JOINT BASE ELMENDORF-RICHARDSON, Alaska –
The 176th Force Support Squadron marked an upgrade from 176th Force Support Flight during a June 6, 2021, reflagging ceremony at Joint Base Elmendorf-Richardson, Alaska.
The 176th FSS provides support and quality of life to 176th Wing customers through community services, personnel, education, training, manpower, career assistance, and Airman- and family-support services.
Presiding officer Alaska Air National Guard Col. Matthew Komatsu summed up the capabilities of the unit to provide those services.
“We have 24/7 mission sets that are always ongoing, and as a result, we have a lot of Airmen in this wing supporting the mission, and every one of those Airmen needs to be supported on the force support side,” he said. “We have a flight of can-do Airmen who are willing to step up to the plate and make it happen in the name of the mission, and I will tell you a flight is not enough, we need a squadron.”
Though Komatsu hailed the redesignation, he said it is only the beginning of enhancing force support services.
“The importance of this simple ceremony of redesigning the FSF to an actual squadron is just the first of many steps we need to take to make sure we are supporting the wing in everything it does and the Airmen who retire here to the maximum extent possible,” he said. “Just because we change the flag, and just because we change the name doesn’t mean things change overnight. We have a lot of hard work ahead of us taking a lot of important steps in the organization to get us on true north, and I think we are headed in the right direction.”
Alaska Air National Guard Lt. Col. Hannah Sims, 176th FSS commander, echoed Komatsu’s remarks.
“The redesignation to a squadron is about so much more than a name change,” she said. “It gives us parity with our active duty partners that is appropriate to the large customer population that we serve, and it is a reformulation of our structure to more appropriately align the organization to the vast number of programs and duties for which we are responsible.”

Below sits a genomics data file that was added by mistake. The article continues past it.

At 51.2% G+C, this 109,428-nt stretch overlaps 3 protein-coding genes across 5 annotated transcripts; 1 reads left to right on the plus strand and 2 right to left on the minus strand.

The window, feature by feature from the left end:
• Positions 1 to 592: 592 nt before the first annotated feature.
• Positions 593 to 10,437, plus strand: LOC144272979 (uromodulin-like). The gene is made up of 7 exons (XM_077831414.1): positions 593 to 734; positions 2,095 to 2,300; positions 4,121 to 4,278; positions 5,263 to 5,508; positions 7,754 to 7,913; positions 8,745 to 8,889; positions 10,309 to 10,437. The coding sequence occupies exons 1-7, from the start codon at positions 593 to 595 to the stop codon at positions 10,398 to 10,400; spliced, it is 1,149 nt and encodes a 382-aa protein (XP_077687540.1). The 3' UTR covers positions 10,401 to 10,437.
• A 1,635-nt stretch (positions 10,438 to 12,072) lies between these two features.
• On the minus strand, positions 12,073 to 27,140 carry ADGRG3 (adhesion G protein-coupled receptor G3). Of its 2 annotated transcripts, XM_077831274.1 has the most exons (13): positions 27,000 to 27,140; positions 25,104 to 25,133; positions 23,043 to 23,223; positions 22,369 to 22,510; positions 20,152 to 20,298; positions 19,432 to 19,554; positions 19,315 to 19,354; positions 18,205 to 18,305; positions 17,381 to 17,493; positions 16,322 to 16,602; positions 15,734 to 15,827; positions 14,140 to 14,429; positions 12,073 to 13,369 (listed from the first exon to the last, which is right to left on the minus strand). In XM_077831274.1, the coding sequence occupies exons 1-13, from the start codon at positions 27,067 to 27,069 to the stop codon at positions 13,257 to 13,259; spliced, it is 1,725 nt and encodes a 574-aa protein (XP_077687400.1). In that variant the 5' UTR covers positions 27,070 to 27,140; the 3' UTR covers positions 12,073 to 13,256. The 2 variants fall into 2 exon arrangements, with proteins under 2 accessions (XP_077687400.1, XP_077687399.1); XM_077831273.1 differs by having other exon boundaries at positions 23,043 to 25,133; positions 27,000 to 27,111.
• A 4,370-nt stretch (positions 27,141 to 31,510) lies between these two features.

Sims said the unit upgrade will also help Airmen’s professional development.
“It has the wonderful benefit of creating formal leadership positions for both our officer and enlisted personnel,” she said. “These professional-development opportunities matter and will help shape the future careers of so many outstanding individuals within Force Support. Looking to the future, I challenge all the men and women of Force Support to take those opportunities and further demonstrate to this wing and our many partner agencies what incredibly capable, resilient and determined professionals you are.”
Despite a heavy workload ahead to increase services, Komatsu said the unit already has the building blocks to expand.
“I’m absolutely excited about where the FSS is at right now and the future of the organization based on the quality of the Airmen that are assigned there and the leadership we have in place,” he said.